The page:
I have to tell you a funny question Deidre asked me at the end (in case you didn’t get a chance to listen). She asked if I could have any superpower, what would it be and why. After not much thought, I said, “I’d like to be able to fly.” I still think that would be wonderful; I’ve done it in dreams and it’s perfectly glorious! Just think of all the places you could visit. Imagine soaring over rush-hour instead of participating in it. If a friend across the ocean was having a hard time, you could just drop in for a visit without waiting for a visa or paying for a ticket. It would be a breeze (so to speak). 🙂

 But for me the best thing about the ability to fly would be having control. Don’t we all long for that? No one could hold you down or tell you where to go. Dependence on a pilot or a driver would be over. No more confining oneself to speed limits imposed by someone else who thinks they’re for your own good. Setting your own boundaries. Or not.

That’s probably why God invented gravity. I need something to ground me, something to keep me in check and keep me from floating out into space. If I could fly, I’d mess it up. I’d run into a bird and meet an unpleasant or get sucked into a jet engine. Knowing my tendency to go the opposite direction (even with a GPS), I’d never make it to where I thought I was going.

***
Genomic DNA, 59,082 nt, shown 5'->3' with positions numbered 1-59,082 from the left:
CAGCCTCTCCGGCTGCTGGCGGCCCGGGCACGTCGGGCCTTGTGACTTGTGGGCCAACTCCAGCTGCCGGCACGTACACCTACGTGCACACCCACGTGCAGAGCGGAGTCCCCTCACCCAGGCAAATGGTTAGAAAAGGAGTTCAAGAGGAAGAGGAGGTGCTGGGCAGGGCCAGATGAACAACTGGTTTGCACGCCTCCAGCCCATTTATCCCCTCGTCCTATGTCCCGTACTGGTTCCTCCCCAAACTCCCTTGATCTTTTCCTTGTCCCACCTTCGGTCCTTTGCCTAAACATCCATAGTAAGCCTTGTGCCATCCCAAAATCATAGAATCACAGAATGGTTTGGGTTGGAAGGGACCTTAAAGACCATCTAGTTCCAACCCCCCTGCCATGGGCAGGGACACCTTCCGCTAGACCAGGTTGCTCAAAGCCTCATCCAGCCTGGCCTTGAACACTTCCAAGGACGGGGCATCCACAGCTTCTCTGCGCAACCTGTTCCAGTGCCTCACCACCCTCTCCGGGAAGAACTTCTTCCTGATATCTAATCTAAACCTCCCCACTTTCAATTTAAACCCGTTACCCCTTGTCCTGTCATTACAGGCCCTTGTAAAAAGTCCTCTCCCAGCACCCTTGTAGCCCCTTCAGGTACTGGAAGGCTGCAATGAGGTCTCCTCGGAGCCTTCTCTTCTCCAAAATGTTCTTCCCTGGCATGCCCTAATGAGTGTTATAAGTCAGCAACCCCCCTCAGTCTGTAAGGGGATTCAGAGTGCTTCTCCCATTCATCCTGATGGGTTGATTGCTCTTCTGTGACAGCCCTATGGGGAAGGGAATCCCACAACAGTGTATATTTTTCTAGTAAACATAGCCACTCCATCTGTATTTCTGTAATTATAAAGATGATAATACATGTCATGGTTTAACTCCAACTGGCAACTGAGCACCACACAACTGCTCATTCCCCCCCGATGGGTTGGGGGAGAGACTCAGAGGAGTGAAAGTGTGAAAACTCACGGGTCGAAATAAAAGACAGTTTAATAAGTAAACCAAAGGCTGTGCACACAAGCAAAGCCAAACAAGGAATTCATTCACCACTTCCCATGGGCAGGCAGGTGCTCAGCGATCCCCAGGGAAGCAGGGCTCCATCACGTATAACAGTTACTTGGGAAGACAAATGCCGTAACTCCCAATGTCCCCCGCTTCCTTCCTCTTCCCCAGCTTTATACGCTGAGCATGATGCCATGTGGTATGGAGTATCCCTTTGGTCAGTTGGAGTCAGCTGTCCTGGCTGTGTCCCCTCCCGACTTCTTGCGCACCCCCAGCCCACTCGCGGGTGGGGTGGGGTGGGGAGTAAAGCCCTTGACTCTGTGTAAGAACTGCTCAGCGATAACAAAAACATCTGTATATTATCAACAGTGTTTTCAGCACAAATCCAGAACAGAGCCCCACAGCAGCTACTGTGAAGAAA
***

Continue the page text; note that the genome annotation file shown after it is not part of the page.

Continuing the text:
In fact, He gives me all kinds of boundaries. The Ten Commandments. The Sermon on the Mount. “Love others as you’d have them love you.” He does it on purpose to protect me from my independence. That’s what surrender is all about. He sets boundaries for me so that I won’t have to go through what Nikki O’Baire did.

I’ll bet when my loving Daddy thinks I’m ready to fly, He’ll give me what I need to do it.

The Difference Christ Makes

November 17, 2009

Taken in western N.C. in 2008

What is the difference between a Christian and anybody else? Sometimes the best way to define something is by discussing what it is not. The Good Samaritan was not a Christian. He was not even classified as a religious person by the audience to whom Jesus introduced him. His contemporaries considered him a low-life, unacceptable because his ancestry had mixed blood. He was a common person on the street, not clergy and probably not even laity of any particular church.